There are a lot of ways to improve the appearance of your teeth. Some methods can be quite involved like crowns or bridgework, which require extensive alteration of teeth to accommodate them.
Other methods, though, can achieve stunning results with less tooth reduction or alteration to your teeth. Porcelain veneers are one such alternative that literally puts a new face on your teeth. A dental veneer is a thin layer of restorative material (usually porcelain) that is bonded to the outside of a tooth to cover blemishes. They’re an excellent choice for dealing with otherwise healthy teeth with mild to moderate chipping, wearing, staining or slight misalignment.
Veneers can be fashioned to match the shape and texture of the prepared tooth, as well as coloring that blends with neighboring teeth. They’re created by skilled dental lab technicians who use porcelain powder mixed with water to create layers of pliable porcelain laminated together to achieve the appropriate thickness and shape. The veneer is then oven-fired to produce a strong, durable product.
Their use in various dental situations does require some tooth preparation, though normally not as much as other restorative measures — usually no more than 0.5 mm of surface enamel. Removing this small amount will ensure the veneer doesn’t look too thick and bulky once bonded to the tooth.
There are some situations, though, where veneers aren’t the best choice: because they’re mainly a cosmetic solution, they can’t remedy problems like poor tooth position and bite or large discrepancies in root position. And teeth that are heavily decayed may require more extensive dental work to repair and preserve them.
In the right situation, though, veneers can make a huge difference to your smile and last for years, as long as you practice effective oral hygiene and don’t subject them to abnormal biting force (no cracking hard shell nuts with them — they can shatter). In skilled hands, veneers can transform your teeth from embarrassing to dazzling.
If you would like more information on porcelain veneers, please contact us or schedule an appointment for a consultation. You can also learn more about this topic by reading the Dear Doctor magazine article “Smile Design Enhanced with Porcelain Veneers.”
Some people are lucky — they never seem to have a mishap, dental or otherwise. But for the rest of us, accidents just happen sometimes. Take actor Jamie Foxx, for example. A few years ago, he actually had a dentist intentionally chip one of his teeth so he could portray a homeless man more realistically. But recently, he got a chipped tooth in the more conventional way… well, conventional in Hollywood, anyway. It happened while he was shooting the movie Sleepless with co-star Michelle Monaghan.
“Yeah, we were doing a scene and somehow the action cue got thrown off or I wasn't looking,” he told an interviewer. “But boom! She comes down the pike. And I could tell because all this right here [my teeth] are fake. So as soon as that hit, I could taste the little chalkiness, but we kept rolling.” Ouch! So what's the best way to repair a chipped tooth? The answer it: it all depends…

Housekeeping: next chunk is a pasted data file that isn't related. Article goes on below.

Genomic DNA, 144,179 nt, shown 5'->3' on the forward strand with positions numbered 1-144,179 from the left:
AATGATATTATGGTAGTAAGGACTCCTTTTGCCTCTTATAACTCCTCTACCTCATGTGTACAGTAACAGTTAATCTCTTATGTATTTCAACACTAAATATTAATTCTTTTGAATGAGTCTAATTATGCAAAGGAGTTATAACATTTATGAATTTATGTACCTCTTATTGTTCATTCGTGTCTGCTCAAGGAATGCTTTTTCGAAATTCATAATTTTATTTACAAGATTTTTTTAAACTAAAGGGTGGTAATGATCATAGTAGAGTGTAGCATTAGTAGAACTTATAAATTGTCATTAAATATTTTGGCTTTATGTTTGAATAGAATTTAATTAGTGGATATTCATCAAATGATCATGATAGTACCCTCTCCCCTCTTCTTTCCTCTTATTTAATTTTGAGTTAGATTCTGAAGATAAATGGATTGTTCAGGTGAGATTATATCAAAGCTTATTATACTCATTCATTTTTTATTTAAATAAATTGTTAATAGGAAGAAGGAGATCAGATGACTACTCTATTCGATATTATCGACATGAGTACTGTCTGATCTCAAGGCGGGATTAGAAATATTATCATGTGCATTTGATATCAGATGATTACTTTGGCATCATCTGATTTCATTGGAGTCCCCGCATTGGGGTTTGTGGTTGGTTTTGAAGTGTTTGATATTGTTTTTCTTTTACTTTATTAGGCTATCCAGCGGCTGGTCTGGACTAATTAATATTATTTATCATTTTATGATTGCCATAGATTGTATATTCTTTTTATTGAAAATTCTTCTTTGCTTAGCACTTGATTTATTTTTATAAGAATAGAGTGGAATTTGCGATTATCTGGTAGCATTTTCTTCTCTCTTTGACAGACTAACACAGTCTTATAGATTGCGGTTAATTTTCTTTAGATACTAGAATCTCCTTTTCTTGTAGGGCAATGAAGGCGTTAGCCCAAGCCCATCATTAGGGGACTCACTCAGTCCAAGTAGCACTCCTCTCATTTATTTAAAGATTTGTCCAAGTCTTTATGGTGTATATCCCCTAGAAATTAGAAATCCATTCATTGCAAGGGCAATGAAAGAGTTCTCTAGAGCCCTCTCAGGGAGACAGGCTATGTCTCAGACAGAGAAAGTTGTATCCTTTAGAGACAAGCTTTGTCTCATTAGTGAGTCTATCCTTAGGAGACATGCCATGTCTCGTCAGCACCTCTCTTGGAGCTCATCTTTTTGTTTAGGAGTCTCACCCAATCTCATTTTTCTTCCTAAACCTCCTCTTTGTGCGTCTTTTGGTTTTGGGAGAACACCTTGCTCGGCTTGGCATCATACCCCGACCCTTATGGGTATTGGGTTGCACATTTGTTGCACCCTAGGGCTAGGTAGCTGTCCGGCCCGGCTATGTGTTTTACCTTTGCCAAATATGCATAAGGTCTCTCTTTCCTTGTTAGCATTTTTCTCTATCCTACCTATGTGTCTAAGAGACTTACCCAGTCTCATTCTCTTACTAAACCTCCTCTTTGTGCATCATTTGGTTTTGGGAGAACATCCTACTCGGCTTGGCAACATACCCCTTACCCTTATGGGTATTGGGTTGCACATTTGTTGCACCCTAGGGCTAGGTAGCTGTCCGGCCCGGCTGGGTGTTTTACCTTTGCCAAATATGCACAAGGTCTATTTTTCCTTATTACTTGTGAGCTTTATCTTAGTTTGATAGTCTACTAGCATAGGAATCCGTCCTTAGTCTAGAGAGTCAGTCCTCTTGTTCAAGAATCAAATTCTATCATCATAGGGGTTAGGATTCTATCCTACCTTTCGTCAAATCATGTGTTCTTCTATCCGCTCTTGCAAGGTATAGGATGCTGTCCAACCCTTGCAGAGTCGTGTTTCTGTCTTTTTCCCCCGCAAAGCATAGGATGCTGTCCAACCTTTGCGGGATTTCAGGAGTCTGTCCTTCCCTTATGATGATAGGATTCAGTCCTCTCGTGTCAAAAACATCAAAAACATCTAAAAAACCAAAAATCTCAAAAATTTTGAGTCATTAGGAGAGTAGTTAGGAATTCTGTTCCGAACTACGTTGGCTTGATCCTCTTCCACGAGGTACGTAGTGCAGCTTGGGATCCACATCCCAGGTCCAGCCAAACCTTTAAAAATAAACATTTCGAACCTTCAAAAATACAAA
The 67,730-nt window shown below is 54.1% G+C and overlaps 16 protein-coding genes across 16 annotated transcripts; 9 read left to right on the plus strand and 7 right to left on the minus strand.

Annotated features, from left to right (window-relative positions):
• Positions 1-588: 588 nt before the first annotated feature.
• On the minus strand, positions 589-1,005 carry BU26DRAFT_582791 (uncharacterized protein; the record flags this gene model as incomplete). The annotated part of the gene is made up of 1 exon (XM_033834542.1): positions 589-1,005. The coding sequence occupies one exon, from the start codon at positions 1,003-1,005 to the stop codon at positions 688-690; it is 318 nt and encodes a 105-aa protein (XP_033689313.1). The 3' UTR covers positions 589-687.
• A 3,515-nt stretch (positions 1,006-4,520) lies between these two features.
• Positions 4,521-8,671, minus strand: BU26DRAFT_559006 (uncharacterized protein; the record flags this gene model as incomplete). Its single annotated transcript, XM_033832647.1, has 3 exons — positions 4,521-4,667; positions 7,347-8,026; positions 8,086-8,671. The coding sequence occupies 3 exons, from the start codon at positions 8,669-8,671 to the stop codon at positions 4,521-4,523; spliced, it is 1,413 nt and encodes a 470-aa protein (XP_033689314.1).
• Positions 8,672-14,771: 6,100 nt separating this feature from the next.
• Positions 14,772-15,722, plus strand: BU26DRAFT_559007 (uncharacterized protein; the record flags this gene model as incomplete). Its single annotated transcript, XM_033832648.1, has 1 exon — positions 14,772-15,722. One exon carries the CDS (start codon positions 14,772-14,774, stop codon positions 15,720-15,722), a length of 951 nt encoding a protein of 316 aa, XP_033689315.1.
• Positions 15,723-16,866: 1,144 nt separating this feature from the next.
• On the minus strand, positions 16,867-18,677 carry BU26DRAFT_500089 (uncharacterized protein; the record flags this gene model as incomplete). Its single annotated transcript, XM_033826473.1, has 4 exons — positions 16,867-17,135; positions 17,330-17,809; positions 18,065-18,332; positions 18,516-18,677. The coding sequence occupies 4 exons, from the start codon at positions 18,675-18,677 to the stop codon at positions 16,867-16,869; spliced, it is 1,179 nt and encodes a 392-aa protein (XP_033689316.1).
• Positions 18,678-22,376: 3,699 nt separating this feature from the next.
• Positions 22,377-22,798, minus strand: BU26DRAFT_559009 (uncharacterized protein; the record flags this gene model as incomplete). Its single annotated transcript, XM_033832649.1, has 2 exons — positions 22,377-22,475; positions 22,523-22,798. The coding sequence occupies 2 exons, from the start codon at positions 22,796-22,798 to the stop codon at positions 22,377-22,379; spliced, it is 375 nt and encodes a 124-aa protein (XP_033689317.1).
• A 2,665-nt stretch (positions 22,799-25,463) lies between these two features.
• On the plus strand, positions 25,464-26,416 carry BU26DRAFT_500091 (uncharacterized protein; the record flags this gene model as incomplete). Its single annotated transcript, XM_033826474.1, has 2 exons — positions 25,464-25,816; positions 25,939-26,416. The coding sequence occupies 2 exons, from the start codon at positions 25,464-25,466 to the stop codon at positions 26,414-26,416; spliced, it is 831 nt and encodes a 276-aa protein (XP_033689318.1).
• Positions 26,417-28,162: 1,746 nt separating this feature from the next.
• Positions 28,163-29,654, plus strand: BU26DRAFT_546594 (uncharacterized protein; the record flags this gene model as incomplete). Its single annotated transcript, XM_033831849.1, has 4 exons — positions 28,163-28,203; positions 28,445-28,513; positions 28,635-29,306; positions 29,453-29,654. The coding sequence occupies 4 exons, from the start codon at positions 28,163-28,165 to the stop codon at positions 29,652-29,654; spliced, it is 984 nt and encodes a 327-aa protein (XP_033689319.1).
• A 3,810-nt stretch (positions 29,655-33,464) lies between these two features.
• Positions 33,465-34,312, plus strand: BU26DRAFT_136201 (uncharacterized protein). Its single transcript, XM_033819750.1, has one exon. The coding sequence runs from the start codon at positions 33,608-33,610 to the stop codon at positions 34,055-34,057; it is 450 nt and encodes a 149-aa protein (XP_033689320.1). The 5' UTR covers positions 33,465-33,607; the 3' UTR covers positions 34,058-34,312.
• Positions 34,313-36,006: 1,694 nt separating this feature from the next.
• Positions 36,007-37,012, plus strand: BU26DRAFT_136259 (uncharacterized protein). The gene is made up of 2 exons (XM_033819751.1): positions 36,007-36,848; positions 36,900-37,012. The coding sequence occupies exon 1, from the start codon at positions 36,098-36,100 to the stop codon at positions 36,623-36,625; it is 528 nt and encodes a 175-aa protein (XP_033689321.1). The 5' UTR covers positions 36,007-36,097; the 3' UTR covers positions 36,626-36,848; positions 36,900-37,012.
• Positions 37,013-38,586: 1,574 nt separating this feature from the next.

For natural teeth that have only a small chip or minor crack, cosmetic bonding is a quick and relatively easy solution. In this procedure, a tooth-colored composite resin, made of a plastic matrix with inorganic glass fillers, is applied directly to the tooth's surface and then hardened or “cured” by a special light. Bonding offers a good color match, but isn't recommended if a large portion of the tooth structure is missing. It's also less permanent than other types of restoration, but may last up to 10 years.
When more of the tooth is missing, a crown or dental veneer may be a better answer. Veneers are super strong, wafer-thin coverings that are placed over the entire front surface of the tooth. They are made in a lab from a model of your teeth, and applied in a separate procedure that may involve removal of some natural tooth material. They can cover moderate chips or cracks, and even correct problems with tooth color or spacing.
A crown is the next step up: It's a replacement for the entire visible portion of the tooth, and may be needed when there's extensive damage. Like veneers, crowns (or caps) are made from models of your bite, and require more than one office visit to place; sometimes a root canal may also be needed to save the natural tooth. However, crowns are strong, natural looking, and can last many years.
But what about teeth like Jamie's, which have already been restored? That's a little more complicated than repairing a natural tooth. If the chip is small, it may be possible to smooth it off with standard dental tools. Sometimes, bonding material can be applied, but it may not bond as well with a restoration as it will with a natural tooth; plus, the repaired restoration may not last as long as it should. That's why, in many cases, we will advise that the entire restoration be replaced — it's often the most predictable and long-lasting solution.
Oh, and one more piece of advice: Get a custom-made mouthguard — and use it! This relatively inexpensive device, made in our office from a model of your own teeth, can save you from a serious mishap… whether you're doing Hollywood action scenes, playing sports or just riding a bike. It's the best way to protect your smile from whatever's coming at it!
If you have questions about repairing chipped teeth, please contact us or schedule an appointment for a consultation. You can also learn more by reading the Dear Doctor magazine articles “Artistic Repair of Chipped Teeth With Composite Resin” and “Porcelain Veneers.”
Roughly 75% of American adults are missing at least one tooth, mostly from disease, trauma or extraction for other dental reasons. A few missing teeth, though, never erupted in the first place.
It’s a rare occurrence, but sometimes people are born without certain teeth, usually back molars or premolars that may not be as visible. Occasionally, though, it’s the more visible upper lateral incisors positioned on either side of the central incisors (the two front teeth on either side of the midline of the face).